The attachment has an electrical circuit 110 schematically illustrated in FIG. 5 interconnecting the secondary of the transformer 105, the valve assembly 30 and the fluid sensitive switch 85 in series. The electrical circuit is composed of a first electrical conductor 111 connected in the conventional manner to the electrical plug 107 and extended through the insulated cord 106 and into the interior 50 of the housing 31 of the valve assembly 30. A second electrical connection 112 connects the first electrical conductor with predetermined corresponding electrical connections 79 of the solenoids 70. A third conductor 113 interconnects the opposite corresponding electrical connections 79 of the solenoids. A fourth electrical conductor 114 connects the electrical conductor 113 with the first electrical contact 95 of the fluid sensitive switch 85 extending through the insulated cord 108. A fifth electrical conductor 115 is connected to the second electrical contact 96 and extends through the insulated cord 108 to the valve assembly 30, then through the insulated cord 106 and is wired in the conventional manner to the electric plug. A pair of sixth electrical conductors 116 individually interconnect the electrical conductors 111 and 114 to the signal light 50 within the housing 31. Thus, the'solenoids 70 are wired in parallel and the signal light 51 is wired in parallel with the solenoids.

OPERATION The operation of the described embodiment of the subject invention is believed to be clearly-apparent and is briefly summarized at this point. As previously noted, the appliance attachment 10 can be sold as an integral part of the'appliance 11 with which it is to be operated. However; the attachment is designed also to be marketed separately from the appliance for installation on existing appliances. Such installation is readily accomplished by first mounting the valve assembly 30 on the back wall 13 of the appliance 11 adjacent to the upper edge 12 so that the signal light 51 is visible from in front of the appliance. The valve assembly is mounted by the use of suitable sheet metal screws, not shown, received through the ears 48 of the cover portion 33 of the housing and screw-threaded into the back wall of the appliance, as shown in FIG. 1.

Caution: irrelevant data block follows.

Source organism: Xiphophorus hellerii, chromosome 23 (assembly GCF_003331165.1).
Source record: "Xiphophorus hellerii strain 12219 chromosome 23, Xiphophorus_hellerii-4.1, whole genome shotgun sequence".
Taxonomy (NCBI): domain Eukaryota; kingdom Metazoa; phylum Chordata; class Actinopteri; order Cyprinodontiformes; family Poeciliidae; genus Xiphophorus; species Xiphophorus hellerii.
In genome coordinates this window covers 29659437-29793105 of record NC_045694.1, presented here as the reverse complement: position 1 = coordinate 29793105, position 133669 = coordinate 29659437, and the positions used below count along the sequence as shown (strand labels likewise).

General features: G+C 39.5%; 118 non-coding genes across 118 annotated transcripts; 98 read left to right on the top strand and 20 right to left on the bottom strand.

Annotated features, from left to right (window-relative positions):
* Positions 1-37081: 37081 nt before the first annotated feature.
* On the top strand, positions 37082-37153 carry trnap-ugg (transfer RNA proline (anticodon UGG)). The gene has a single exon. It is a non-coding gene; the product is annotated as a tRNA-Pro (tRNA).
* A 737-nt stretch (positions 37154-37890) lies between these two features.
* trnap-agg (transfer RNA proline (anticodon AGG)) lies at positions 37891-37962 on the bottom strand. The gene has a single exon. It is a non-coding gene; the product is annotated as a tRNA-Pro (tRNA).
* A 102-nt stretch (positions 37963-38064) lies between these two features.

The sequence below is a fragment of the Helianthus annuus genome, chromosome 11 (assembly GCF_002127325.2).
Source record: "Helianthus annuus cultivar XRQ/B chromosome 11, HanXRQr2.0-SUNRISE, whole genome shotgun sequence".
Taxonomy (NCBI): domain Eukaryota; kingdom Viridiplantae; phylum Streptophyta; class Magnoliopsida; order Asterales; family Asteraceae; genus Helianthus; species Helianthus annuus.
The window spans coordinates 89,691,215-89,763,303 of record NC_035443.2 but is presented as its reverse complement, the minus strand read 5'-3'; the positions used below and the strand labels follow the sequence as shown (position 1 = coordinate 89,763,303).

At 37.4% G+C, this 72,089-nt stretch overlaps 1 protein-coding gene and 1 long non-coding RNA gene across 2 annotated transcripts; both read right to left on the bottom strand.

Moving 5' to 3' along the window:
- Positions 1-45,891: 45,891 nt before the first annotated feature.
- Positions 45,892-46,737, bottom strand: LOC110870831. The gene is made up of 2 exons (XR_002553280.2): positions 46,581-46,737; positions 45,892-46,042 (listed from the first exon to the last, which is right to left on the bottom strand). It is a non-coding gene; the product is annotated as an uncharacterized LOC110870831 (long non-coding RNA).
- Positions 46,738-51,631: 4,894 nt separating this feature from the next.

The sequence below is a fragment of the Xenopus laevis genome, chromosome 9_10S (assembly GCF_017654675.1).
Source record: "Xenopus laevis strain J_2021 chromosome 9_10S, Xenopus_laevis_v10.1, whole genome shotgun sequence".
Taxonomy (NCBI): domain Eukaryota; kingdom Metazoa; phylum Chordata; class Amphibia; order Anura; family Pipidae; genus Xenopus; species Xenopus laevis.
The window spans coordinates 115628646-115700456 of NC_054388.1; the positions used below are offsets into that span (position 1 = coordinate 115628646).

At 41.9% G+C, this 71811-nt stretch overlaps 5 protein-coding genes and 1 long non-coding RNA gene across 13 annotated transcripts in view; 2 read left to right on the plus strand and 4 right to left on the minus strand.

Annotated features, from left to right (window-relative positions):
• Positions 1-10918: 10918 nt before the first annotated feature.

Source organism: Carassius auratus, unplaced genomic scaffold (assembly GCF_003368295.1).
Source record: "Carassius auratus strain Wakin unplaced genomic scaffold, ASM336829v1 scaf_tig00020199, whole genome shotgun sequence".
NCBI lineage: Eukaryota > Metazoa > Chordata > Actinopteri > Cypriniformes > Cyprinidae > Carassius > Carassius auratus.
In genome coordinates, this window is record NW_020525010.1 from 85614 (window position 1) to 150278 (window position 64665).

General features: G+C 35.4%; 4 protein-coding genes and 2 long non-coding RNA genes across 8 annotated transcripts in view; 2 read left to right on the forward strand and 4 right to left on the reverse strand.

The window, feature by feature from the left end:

Subsequently, as previously described, the inlet conduits' 23 and 24 are severed substantially centrally thereof to define severed ends 64, as shown in FIGS. 1 and 3. The severed ends of each conduit are then connected to the couplings 56 and 58 of the manifold 55, as shown in FIG. 3. This is accomplished by any suitable coupling device such as by fitting the severed ends of the conduit about their respective couplings and securing them in position through the use of conventional circumscribing clamps, not shown. However, as shown in FIGS. 1 and 3, conventionally available, internally screw-threaded couplings 65 are fastened on the severed ends of the conduit and screw-threadably mounted on the respective couplings 56 and 58 so as to ensure a fluid tight engagement. Such conventional couplings are adapted individually to be attached to the severed ends of the conduits by compressing preselected portions thereof about the severed ends, using a pliers or similar tool, so as rotationally to mount the internally screw-threaded portions thereof on their respective severed ends of the conduits, as shown in FIG. 3. Thus, the valve assembly is attached to the back wall 13 of the appliance 11 as described; the conduits are severed to form severed ends 64; an internally screwthreaded coupling is attached to each severed end by compressing the preselected portion thereof about the conduit in binding relation; and the rotational internally screw-threaded portion of each coupling is thereafter screw-threadably secured in fluid transferring relation on its respective coupling 56 or 58 to connect the inlet conduits with the appliance in parallel through the valve assembly, as shown in FIG. 3.